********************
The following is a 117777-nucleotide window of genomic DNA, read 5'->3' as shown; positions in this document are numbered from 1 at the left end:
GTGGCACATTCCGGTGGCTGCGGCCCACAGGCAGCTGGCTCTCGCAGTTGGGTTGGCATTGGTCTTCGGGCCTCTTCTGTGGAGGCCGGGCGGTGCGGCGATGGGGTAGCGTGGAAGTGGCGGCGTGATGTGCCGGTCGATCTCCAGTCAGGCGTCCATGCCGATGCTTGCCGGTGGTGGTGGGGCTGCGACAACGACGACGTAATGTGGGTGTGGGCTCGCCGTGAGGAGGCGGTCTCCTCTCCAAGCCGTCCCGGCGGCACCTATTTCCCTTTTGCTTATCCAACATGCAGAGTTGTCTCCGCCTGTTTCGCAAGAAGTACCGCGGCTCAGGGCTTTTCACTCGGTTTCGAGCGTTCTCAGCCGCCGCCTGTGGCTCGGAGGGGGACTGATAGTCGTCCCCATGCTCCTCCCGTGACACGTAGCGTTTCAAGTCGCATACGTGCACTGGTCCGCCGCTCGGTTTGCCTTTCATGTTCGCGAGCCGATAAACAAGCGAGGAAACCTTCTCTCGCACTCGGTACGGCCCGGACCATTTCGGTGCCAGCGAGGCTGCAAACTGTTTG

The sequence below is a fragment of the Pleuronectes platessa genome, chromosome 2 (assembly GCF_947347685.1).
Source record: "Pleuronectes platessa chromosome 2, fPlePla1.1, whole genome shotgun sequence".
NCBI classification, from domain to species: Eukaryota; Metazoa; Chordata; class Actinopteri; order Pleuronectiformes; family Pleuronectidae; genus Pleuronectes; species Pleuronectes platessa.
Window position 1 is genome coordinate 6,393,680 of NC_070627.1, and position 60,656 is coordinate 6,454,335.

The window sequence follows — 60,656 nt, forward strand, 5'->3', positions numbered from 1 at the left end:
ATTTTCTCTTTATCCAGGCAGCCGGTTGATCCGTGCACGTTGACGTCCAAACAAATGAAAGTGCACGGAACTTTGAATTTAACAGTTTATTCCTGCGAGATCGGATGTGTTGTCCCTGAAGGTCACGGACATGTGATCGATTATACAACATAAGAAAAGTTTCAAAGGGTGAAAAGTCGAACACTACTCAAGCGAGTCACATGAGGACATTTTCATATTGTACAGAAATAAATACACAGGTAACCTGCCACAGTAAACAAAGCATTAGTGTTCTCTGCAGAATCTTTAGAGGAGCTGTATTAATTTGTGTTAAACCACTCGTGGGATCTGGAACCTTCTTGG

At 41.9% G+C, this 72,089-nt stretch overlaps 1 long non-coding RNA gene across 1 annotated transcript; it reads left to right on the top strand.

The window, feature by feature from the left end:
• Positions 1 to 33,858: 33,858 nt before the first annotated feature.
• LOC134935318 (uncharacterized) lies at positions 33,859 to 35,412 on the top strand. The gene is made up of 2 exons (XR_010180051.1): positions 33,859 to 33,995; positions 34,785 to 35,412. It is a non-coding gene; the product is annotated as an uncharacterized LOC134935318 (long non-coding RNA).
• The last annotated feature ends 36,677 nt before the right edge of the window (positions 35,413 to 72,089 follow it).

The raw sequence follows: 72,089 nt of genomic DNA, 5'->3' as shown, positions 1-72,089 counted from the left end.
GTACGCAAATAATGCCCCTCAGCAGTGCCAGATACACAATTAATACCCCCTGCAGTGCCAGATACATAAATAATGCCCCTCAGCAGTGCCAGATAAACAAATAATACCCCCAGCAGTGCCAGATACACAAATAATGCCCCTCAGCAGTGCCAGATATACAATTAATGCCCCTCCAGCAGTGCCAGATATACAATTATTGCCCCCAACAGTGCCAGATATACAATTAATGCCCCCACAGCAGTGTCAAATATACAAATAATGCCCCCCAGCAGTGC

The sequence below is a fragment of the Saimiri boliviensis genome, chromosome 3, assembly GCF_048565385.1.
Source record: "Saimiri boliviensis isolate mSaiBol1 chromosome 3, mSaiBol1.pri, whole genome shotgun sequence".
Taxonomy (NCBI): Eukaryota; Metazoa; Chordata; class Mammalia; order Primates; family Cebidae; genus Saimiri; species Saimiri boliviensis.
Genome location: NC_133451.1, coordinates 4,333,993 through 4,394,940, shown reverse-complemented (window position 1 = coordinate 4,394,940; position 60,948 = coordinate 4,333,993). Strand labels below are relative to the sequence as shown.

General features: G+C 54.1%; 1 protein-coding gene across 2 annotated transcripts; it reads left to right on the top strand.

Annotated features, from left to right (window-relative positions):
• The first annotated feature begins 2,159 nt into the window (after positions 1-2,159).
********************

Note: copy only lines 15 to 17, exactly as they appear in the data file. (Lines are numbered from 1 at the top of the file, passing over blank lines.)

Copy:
GTACGCAAATAATGCCCCTCAGCAGTGCCAGATACACAATTAATACCCCCTGCAGTGCCAGATACATAAATAATGCCCCTCAGCAGTGCCAGATAAACAAATAATACCCCCAGCAGTGCCAGATACACAAATAATGCCCCTCAGCAGTGCCAGATATACAATTAATGCCCCTCCAGCAGTGCCAGATATACAATTATTGCCCCCAACAGTGCCAGATATACAATTAATGCCCCCACAGCAGTGTCAAATATACAAATAATGCCCCCCAGCAGTGC

The sequence below is a fragment of the Saimiri boliviensis genome, chromosome 3, assembly GCF_048565385.1.
Source record: "Saimiri boliviensis isolate mSaiBol1 chromosome 3, mSaiBol1.pri, whole genome shotgun sequence".